In 2018 we are becoming a wash with screens and, are at risk of loosing ourselves among the encroaching digital realms. So, facing this sort of reality, are we also at risk of loosing connection with a kind of innocence that performance, among other things, can unlock within us? Mime is an ancient theatrical form. When done well, it can become something beautiful, its pull away from the realm of words resorting us to a more elemental physical world, akin to that of a child whom is, perhaps, only just learning to speak. La Vie Dans Une Marionette from New Zealand’s “The White Face Crew” is one such performance that successfully unlocks this kind of innocence within audience.

The narrative follows a familiar trajectory, tracing its way through a place of loneliness and rejection. Our main character,  finds companionship in a beautiful, innocent and most magical of things, as he brings, through music, his puppet companion to life. The choreographic language rooted in the realms of mime and physical theatre,  dips elsewhere with lightness and ease. At times, it also enters the realms of contemporary dance or straight down the line hip-hop.

This work  doesn’t stop at just being a beautifully orchestrated piece of physicality. The story rolls on with scenes that paint the back story and, reaching a deft climax, allows the audience to witness the experience  and effects of grief on an individual. In the blink of an eye we witness our main character’s body and existence becoming weathered in time.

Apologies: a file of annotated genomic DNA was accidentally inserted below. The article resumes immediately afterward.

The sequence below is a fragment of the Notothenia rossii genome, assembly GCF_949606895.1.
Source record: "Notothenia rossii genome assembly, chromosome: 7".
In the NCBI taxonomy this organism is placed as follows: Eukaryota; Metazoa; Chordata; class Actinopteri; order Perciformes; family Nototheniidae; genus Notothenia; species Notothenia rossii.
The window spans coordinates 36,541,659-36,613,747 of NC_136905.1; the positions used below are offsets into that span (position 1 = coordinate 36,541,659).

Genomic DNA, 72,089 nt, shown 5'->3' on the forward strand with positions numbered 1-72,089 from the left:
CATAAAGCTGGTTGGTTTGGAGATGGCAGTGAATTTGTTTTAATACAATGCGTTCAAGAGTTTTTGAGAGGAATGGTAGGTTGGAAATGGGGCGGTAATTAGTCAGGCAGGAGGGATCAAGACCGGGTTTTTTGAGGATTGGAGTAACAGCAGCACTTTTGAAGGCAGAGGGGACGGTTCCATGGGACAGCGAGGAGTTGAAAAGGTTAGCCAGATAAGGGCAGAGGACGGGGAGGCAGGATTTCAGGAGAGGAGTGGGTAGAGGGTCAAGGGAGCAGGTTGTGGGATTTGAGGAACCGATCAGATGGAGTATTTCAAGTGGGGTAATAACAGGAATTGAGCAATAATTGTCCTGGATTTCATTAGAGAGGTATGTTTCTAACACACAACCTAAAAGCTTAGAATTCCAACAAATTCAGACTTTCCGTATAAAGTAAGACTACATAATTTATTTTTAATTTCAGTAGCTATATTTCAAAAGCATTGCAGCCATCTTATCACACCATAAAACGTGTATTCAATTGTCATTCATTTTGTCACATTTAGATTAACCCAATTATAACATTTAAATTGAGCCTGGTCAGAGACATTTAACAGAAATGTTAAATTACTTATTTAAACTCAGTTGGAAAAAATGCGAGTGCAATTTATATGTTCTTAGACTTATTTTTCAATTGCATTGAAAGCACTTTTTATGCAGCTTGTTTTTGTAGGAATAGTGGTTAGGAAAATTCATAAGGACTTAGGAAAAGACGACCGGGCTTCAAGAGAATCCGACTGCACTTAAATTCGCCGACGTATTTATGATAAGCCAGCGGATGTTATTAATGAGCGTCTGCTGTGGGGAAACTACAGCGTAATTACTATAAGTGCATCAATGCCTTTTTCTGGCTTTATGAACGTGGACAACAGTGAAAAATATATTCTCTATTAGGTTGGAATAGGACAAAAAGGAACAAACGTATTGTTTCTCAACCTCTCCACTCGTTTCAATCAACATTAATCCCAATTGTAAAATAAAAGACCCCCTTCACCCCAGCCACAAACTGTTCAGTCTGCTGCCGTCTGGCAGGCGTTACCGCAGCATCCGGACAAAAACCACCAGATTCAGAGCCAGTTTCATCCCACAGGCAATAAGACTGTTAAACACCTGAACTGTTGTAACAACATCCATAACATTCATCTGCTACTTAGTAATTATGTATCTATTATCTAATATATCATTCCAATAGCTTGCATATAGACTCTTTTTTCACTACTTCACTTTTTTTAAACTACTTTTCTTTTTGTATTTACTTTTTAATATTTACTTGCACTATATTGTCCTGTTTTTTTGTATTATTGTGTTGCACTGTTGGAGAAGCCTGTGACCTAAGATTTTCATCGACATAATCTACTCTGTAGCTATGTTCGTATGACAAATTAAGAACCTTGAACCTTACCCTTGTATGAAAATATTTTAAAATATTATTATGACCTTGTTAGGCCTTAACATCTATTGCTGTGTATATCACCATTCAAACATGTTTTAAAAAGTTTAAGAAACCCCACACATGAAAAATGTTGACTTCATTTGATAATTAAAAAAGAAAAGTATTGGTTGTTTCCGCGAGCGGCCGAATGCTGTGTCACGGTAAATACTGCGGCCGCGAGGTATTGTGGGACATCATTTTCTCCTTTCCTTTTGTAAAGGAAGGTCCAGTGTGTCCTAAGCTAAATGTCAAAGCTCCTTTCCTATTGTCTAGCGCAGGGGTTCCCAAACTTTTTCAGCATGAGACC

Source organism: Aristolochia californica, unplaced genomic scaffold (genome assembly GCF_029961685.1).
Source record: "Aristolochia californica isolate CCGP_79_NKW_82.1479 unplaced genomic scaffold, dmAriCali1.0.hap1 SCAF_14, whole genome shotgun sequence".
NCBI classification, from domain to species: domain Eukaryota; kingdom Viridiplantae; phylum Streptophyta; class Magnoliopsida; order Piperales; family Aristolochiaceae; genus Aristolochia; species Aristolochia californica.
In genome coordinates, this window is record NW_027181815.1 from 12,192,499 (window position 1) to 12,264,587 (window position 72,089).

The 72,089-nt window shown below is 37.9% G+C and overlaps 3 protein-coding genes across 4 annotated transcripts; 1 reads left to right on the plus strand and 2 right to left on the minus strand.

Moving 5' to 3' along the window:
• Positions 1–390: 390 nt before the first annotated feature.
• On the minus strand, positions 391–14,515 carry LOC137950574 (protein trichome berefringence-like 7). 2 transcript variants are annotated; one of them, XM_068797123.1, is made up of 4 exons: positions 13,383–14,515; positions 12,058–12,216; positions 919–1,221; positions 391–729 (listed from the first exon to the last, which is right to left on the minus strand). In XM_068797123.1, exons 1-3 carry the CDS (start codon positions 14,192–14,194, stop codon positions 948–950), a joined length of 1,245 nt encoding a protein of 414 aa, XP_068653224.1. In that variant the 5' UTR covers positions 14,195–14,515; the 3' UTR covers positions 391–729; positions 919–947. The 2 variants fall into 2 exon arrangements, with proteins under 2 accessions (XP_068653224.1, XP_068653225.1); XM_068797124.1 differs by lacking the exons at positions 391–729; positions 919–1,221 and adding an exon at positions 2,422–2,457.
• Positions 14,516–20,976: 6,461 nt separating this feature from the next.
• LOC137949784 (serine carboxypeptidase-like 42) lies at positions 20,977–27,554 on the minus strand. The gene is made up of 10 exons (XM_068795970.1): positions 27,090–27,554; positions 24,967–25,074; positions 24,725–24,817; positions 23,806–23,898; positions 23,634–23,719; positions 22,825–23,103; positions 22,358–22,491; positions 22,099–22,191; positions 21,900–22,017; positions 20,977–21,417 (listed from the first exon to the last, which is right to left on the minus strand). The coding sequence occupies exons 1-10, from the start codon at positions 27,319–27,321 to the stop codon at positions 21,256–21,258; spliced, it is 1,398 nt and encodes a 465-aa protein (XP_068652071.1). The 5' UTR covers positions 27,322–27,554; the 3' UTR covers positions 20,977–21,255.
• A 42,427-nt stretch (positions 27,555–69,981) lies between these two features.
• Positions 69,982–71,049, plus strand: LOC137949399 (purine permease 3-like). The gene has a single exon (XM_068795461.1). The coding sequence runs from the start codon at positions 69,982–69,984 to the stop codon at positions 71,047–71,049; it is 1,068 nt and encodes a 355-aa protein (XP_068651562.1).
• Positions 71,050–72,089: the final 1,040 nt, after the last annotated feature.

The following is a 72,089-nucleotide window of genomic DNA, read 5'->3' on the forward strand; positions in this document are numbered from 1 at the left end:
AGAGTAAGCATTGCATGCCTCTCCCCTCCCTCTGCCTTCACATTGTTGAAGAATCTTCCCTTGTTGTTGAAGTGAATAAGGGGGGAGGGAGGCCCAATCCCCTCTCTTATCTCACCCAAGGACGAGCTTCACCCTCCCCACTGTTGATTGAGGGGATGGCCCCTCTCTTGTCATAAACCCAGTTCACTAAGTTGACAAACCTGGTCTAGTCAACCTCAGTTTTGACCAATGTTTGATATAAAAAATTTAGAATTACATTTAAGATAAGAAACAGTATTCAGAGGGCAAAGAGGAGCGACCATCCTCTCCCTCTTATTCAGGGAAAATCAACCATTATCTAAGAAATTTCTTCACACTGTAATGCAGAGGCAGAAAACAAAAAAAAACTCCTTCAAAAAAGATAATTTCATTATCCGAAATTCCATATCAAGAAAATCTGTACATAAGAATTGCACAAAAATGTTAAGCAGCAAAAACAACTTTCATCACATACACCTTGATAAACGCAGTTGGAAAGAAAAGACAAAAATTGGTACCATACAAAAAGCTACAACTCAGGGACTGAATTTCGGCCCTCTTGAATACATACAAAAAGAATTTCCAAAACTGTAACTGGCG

The humor here is light, universal and the study of the human condition needs not be too deep. Though there are moments that teeter on a more adult sense of humor, they are delivered in a skillful manner: they fly over the heads of little ones in the audience, whilst not excluding them from the overall narrative experience. Quite often,  it is the supporting character, The Moon, that steals the show, featuring some of the worst, yet somehow, most side splitting puns possibly offered in  theatre for quite some time.

It’s impossible not to love this work: it is fun and exciting, beautifully executed and just the right length. It  has a perfect balance of magic and depth of character to appeal to audiences of any generation. Sometimes the power of theatre is not about what message it seeks to put forward, but how, as in this instance, it can bring people together.


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